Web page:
I am rather fond of travelling solo. I find it to be a rather uplifting experience to see new sights and hear new sounds. I like to bask in the adventures that a new world offers, and there’s no reason for me to stop doing so.

However, being young and new to the working world, I have my limits.

Most of the time, these limits include budget restraints.

But limits are limits. They are not concrete enough reasons for me to not travel at all. They are just there for me to work around and conquer. And most of the times I triumph over such budget issues by buying cheaper tickets – which, as you would know if you travel often, includes more stops and even longer transit times.

Having transited in so many cities on the way to many of my previous travel destinations, I’ve made a checklist of ways to prepare for the long overhaul ahead.

1. Travel Light and Smart

Check in as much baggage as your airline allows you to, but please make it a point to pack your hand-carry light. You do not want to be lugging around a heavy handbag or backpack from one terminal to another. A long overhaul means you will need to make restroom stops and heavy bags will require you to carry a trolley around – a difficult thing to maneuver especially if you travel solo.

Wear appropriate clothing depending on the country you’re travelling from and going to. Keep yourself warm (socks, jacket, shawl) and consider wearing a good pair of shoes for all the walking you might be doing.

2. Pack essentials 

Which then brings me to the all important question – what DO you stuff in your hand-carry? I break down my personal checklist into these categories:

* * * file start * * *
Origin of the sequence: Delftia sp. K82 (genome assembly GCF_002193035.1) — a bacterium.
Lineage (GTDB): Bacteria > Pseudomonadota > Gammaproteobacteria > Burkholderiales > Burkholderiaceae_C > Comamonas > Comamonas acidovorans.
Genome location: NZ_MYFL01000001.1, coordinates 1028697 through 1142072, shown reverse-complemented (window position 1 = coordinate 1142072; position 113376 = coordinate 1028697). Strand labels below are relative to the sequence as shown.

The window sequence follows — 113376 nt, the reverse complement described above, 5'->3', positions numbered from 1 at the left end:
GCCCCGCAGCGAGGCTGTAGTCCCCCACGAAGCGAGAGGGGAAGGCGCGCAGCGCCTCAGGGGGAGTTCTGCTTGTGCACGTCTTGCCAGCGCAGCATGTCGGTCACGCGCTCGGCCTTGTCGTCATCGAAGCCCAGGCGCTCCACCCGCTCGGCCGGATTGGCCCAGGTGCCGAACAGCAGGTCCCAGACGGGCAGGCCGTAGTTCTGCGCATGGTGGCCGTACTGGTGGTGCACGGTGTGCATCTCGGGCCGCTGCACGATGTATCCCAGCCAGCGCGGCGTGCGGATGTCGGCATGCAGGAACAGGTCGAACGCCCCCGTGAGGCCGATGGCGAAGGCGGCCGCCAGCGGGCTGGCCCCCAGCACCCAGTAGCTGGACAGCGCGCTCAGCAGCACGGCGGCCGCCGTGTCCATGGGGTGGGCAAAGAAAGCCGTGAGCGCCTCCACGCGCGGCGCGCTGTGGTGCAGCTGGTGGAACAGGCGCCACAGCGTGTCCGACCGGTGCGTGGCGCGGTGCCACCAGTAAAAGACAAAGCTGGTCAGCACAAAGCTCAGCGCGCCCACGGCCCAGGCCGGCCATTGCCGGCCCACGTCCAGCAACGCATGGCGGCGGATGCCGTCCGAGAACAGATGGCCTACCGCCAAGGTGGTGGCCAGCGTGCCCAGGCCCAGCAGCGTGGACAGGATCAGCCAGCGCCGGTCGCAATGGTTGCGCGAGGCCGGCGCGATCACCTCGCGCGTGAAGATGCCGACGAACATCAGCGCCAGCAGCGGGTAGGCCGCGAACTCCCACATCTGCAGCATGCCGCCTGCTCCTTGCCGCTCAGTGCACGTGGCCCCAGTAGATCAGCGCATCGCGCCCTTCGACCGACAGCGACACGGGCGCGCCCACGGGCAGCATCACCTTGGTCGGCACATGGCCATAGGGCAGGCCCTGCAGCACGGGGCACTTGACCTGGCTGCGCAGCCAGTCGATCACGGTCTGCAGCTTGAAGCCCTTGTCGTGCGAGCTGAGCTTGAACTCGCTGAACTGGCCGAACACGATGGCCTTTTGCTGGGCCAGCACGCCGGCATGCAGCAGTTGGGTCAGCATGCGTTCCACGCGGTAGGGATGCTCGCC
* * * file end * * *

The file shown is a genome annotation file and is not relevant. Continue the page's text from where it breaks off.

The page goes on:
• Documents: There’s no two ways about this. Prioritise your passport, tickets, boarding passes, luggage tags, and ID in your bag. You can’t get to your next destination without them!
  • Survive: Ensure you have enough money, ATM cards, or credit cards to help you buy food and drinks to stay full and hydrated. If you’re on a budget, pack some travel-sized biscuit packets to munch on if you need. Remember – no liquids allowed in your hand-carry so you will have to buy them during your transit.
  • Entertainment: For when the boredom sets in. If the airport you’re transiting in is fancy, then you may be kept entertained by the shopping and dining options there (think Changi Airport or KLIA2). Some airports, however, offer very minimum sources of entertainment, so pack something to keep you sane. Choose your poison – whether it be a book, magazines, some music, or fill up movies or your favourite series on your electronic devices to keep you company. Bear in mind the electronic guidelines when travelling and keep your chargers handy.
  • Others: Keeping up with your prayer schedule? Carry along your praying essentials. Have a health issue? Place your medicines in an air-tight container. Have dry skin? Keep some moisturiser and wet wipes handy.

3. Stay in touch

If you need to keep in touch with your loved ones, consider roaming options from your local data provider. Download apps on your smartphone prior to travelling to stay in the loop with the news, weather and other important updates such as possible flight delays, prayer times, etc. If you’re travelling solo – your safety is top priority, so communicate and stay in touch to ensure a safe journey and peace of mind for yourself and loved ones.

The world is filled with new experiences. Don’t let the thought of long transits shun you away from not travelling at all. If done right, sometimes the transit can be just as fun and eventful as your destination.